A group of Broadway notables has come together to help Lower Merion native Emily Kramer-Golinkoff raise money for cystic fibrosis research. Through cold calls to hundreds of agents, the entertainment industry outsider managed to rally the stars, most of whom have no personal connection to cystic fibrosis, behind her inspiring message.
"We've had the privilege of witnessing the kindest, most committed, and compassionate parts of humanity," Kramer-Golinkoff said, who herself has a form of it.
With the help of Broadway stars Laura Osnes (Grease, Anything Goes, Bonnie & Clyde), Javier Muñoz (In the Heights, Hamilton), Christy Altomare (Mamma Mia, Anastasia), and fellow Lower Merion graduate Gideon Glick (Spring Awakening, Significant Other), as well as actress Sarah Levy (Pop's Schitt's Creek), Kramer-Golinkoff's foundation, Emily's Entourage, has created the Anyway Campaign. The campaign is centered around the "Anyway" music video, directed by Alejandra Parody. It's an understated, folky anthem that inspires other sufferers of chronic illness to "rise up, anyway." The song is a testament not only to the power of Kramer-Golinkoff's story but to the power of group coordination.
In 2011, Golinkoff founded Emily's Entourage, a nonprofit that raises and allocates money for research on treatments for rare mutations of CF, a genetic disorder that causes severe respiratory and digestive complications. Kramer-Golinkoff describes the organization as "laser-focused," funding research and information exchange with the singular goal of tangible results. She has even donated millions of her own cells to research on her particular mutation.
Kramer-Golinkoff's work attracted the attention of Elizabeth Phillipson-Weiner, who also grew up in Lower Merion, and whose father, David B. Weiner, is on the Scientific Advisory Board for Emily's Entourage. Phillipson-Weiner is a composer and songwriter who suffers from Crohn's disease, an inflammatory bowel disease which, like CF, does not have a cure. At a songwriting retreat, she was tasked with writing a journal entry inspired by the things she likes most about herself.
"The things I liked most about myself were kind of born from the adversity I faced in dealing with a chronic illness, and I immediately thought of Emily," Phillipson-Weiner explained. Although they both graduated from Lower Merion High School, several years apart, she knew of Kramer-Golinkoff only through her father. She disclosed that most of the lyrics for "Anyway" came verbatim from that original writing session. Phillipson-Weiner's father played her song to Kramer-Golinkoff during a meeting, and this is where their collaboration began.
The music video for "Anyway" does not shine from star power alone. It shares the story of Emily, a little girl with a monster under her bed, who enlists her whole town to help shine enough light on the monster to scare it away. The video features the real residents of Kramer-Golinkoff and Phillipson-Weiner's hometown, Narberth, plus family and close friends of the two. The concept of community-driven change echoes the real Emily's philosophy on health care. "What if we change the goal [of treatment] from, 'Happily ever after' to 'We're a force when we work together'?" Kramer-Golinkoff posited at a talk at Stanford University School of Medicine. The video, and its very nature as a collaborative project between patients and performers demonstrates that strength in numbers can be a powerful force.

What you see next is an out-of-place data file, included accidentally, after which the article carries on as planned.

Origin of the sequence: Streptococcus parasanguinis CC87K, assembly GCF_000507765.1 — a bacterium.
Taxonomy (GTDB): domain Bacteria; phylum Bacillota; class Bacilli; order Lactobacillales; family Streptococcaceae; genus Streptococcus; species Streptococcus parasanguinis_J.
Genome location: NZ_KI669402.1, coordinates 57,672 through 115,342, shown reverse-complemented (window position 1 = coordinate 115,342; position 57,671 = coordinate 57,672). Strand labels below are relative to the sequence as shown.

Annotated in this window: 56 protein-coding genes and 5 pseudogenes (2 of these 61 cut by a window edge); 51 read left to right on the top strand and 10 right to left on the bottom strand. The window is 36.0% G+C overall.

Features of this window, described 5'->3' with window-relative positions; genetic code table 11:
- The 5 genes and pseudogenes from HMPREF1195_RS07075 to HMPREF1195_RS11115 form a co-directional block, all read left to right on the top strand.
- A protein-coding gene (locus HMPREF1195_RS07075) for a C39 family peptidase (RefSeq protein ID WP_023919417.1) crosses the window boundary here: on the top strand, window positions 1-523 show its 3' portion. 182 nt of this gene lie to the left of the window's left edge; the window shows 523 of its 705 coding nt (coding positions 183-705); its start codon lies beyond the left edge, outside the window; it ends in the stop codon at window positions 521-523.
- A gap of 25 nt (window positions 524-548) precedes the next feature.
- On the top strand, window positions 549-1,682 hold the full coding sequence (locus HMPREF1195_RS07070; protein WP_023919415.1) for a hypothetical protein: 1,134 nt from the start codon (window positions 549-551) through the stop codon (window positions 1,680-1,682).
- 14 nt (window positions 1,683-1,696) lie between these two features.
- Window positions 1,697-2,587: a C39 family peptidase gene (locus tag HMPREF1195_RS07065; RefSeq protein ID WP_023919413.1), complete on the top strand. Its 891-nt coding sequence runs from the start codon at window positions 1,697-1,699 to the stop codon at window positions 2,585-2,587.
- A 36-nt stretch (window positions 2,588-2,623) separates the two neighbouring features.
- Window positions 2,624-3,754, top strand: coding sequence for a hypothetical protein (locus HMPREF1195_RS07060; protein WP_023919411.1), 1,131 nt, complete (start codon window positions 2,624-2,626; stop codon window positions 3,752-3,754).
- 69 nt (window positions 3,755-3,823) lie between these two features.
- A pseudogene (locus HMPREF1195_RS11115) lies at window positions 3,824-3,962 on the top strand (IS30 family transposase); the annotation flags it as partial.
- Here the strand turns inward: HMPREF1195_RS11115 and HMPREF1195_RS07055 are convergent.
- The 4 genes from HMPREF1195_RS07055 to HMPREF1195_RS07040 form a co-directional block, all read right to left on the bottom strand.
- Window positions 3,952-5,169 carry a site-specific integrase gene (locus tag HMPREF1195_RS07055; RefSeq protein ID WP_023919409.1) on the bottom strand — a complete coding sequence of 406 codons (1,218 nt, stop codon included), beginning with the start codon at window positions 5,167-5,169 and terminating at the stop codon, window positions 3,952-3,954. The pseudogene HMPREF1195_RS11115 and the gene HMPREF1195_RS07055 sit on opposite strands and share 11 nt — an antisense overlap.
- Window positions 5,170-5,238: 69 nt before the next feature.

A CF diagnosis once meant little chance of reaching adulthood, or of a life free from hospitalization and serious health complications. Then, in 2012, the FDA approved Kalydeco, the first drug to counteract the underlying causes of CF, rather than its symptoms. This drug would only be available to those with a small group of specific genetic mutations. In 2015, another drug called Orkambi was approved that expanded the number of treated patients to roughly 40 percent of the 30,000 Americans living with CF.
"What we're hoping to do is to change the way that research is done, primarily with the focus of making it happen fast. There are patients whose lives hang in the balance, and when you have a progressive illness like CF, days, weeks, and years matter," Kramer-Golinkoff explained. At 33, the Lower Merion native's existence alone defies the odds, even among other CF patients like herself. Currently, there are targeted treatments in development for roughly 90 percent of the CF population, meaning 90 percent of patients will be able to take a mutation-targeted drug like Kalydeco and Orkambi once new trials of the drug are approved. However, there is a small 10 percent for whom the struggle continues. Kramer-Golinkoff has a rare mutation of the CF gene called a nonsense mutation. For patients like her, these new breakthroughs are not the miracle they will be for so many others, making her foundation's work even more crucial.